Downing Street Memo (DSM)
There are two dedicated websites are focusing on the DSM - The Downing Street Memo and After Downing Street. I haven't said anything until now about the DSM (coincidentally mimicking the behavior of the mainstream media - the ICM) because having been a careful follower of the administration's case for the Iraq invasion prior to the invasion, it was blindingly obvious that they were making stuff up as they went along to satisfy a predetermined desire to invade, regardless of how it might jeopardize American national security. Since Bush and Blair recently "denied" the facts laid out in the memo, a few comments are in order because there is enormous evidence already in place that not only proves that they were lying, but also that the memo was incredibly on the mark on many fronts. I am highlighting a few of these points here.
The Minneapolis Star-Tribune recently published the DSM in its op-ed page and wrote an editorial briefly dissecting the Bush/Blair "denials" (also see this Tim Dunlop dissection). The fact that Bush and Blair were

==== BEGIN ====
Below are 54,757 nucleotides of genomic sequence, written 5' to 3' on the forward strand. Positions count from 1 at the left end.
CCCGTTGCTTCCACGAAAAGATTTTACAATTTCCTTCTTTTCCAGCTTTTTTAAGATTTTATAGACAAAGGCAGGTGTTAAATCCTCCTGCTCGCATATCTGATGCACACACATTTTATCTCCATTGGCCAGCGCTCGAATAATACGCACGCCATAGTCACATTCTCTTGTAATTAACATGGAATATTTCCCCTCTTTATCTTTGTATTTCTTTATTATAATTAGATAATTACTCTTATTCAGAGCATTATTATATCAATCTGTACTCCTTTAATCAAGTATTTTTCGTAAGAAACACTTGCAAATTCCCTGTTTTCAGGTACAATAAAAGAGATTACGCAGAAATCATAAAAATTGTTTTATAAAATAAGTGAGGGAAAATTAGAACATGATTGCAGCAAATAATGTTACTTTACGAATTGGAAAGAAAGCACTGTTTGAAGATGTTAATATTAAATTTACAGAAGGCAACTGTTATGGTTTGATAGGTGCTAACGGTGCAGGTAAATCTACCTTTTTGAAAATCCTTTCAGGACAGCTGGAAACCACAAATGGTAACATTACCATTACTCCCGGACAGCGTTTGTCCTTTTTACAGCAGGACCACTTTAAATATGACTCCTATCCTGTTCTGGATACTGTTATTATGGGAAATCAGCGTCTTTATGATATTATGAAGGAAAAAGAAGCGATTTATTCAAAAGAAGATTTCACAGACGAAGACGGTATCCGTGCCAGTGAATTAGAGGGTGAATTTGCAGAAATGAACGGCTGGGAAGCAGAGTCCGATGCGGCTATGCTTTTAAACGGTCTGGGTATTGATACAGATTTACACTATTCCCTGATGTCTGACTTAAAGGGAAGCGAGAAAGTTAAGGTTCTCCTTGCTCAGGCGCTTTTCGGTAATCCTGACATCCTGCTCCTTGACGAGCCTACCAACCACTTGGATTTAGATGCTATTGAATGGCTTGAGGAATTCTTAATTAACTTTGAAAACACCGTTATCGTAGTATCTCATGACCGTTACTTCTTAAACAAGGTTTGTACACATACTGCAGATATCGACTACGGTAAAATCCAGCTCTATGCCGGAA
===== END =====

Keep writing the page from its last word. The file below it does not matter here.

disassembling dissembling in their denials is bolstered by the voluminous historical evidence. Steve (at TLC) had mentioned a Walter Pincus article in the WaPo which reminded readers that:
Moreover, a close reading of the recent 600-page report by the president's commission on intelligence, and the previous report by the Senate panel, shows that as war approached, many U.S. intelligence analysts were internally questioning almost every major piece of prewar intelligence about Hussein's alleged weapons programs. [emphasis mine]
Knight-Ridder has also presented much more extensive evidence of Bush administration intelligence-cooking in many articles before and after the invasion.
As a bonus, the fabulous Warren Strobel and his colleague John Walcott of Knight-Ridder noted in their article titled ""Downing Street" memo indicates Bush made intelligence fit Iraq policy":
A former senior U.S. official called it "an absolutely accurate description of what transpired" during the senior British intelligence officer's visit to Washington.